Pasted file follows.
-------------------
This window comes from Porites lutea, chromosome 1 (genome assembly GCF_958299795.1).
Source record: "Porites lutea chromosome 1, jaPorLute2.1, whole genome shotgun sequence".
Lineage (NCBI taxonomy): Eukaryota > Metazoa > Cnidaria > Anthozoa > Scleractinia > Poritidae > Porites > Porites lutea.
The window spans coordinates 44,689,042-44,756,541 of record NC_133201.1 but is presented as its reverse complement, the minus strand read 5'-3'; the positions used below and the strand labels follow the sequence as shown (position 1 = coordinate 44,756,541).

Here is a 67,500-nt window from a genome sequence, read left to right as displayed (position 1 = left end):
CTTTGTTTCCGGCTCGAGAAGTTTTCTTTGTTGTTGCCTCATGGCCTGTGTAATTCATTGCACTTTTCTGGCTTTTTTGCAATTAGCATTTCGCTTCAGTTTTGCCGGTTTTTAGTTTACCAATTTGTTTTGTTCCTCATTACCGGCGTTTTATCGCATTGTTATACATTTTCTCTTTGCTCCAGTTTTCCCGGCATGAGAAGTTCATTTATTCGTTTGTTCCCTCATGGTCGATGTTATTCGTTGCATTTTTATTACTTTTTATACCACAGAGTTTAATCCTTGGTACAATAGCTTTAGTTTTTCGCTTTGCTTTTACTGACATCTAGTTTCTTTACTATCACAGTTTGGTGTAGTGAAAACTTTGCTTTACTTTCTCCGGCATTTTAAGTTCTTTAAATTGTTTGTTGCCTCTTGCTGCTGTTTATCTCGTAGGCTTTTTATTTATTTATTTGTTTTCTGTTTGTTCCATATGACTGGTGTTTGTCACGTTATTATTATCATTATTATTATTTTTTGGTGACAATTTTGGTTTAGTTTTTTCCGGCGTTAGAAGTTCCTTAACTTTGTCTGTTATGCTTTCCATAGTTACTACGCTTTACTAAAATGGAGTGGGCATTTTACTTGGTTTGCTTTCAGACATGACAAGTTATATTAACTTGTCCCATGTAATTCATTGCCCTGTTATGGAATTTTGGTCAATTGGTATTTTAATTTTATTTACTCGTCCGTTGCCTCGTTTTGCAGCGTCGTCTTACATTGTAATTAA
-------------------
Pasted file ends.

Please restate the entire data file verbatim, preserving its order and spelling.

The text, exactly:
This window comes from Porites lutea, chromosome 1 (genome assembly GCF_958299795.1).
Source record: "Porites lutea chromosome 1, jaPorLute2.1, whole genome shotgun sequence".
Lineage (NCBI taxonomy): Eukaryota > Metazoa > Cnidaria > Anthozoa > Scleractinia > Poritidae > Porites > Porites lutea.
The window spans coordinates 44,689,042-44,756,541 of record NC_133201.1 but is presented as its reverse complement, the minus strand read 5'-3'; the positions used below and the strand labels follow the sequence as shown (position 1 = coordinate 44,756,541).

Here is a 67,500-nt window from a genome sequence, read left to right as displayed (position 1 = left end):
CTTTGTTTCCGGCTCGAGAAGTTTTCTTTGTTGTTGCCTCATGGCCTGTGTAATTCATTGCACTTTTCTGGCTTTTTTGCAATTAGCATTTCGCTTCAGTTTTGCCGGTTTTTAGTTTACCAATTTGTTTTGTTCCTCATTACCGGCGTTTTATCGCATTGTTATACATTTTCTCTTTGCTCCAGTTTTCCCGGCATGAGAAGTTCATTTATTCGTTTGTTCCCTCATGGTCGATGTTATTCGTTGCATTTTTATTACTTTTTATACCACAGAGTTTAATCCTTGGTACAATAGCTTTAGTTTTTCGCTTTGCTTTTACTGACATCTAGTTTCTTTACTATCACAGTTTGGTGTAGTGAAAACTTTGCTTTACTTTCTCCGGCATTTTAAGTTCTTTAAATTGTTTGTTGCCTCTTGCTGCTGTTTATCTCGTAGGCTTTTTATTTATTTATTTGTTTTCTGTTTGTTCCATATGACTGGTGTTTGTCACGTTATTATTATCATTATTATTATTTTTTGGTGACAATTTTGGTTTAGTTTTTTCCGGCGTTAGAAGTTCCTTAACTTTGTCTGTTATGCTTTCCATAGTTACTACGCTTTACTAAAATGGAGTGGGCATTTTACTTGGTTTGCTTTCAGACATGACAAGTTATATTAACTTGTCCCATGTAATTCATTGCCCTGTTATGGAATTTTGGTCAATTGGTATTTTAATTTTATTTACTCGTCCGTTGCCTCGTTTTGCAGCGTCGTCTTACATTGTAATTAA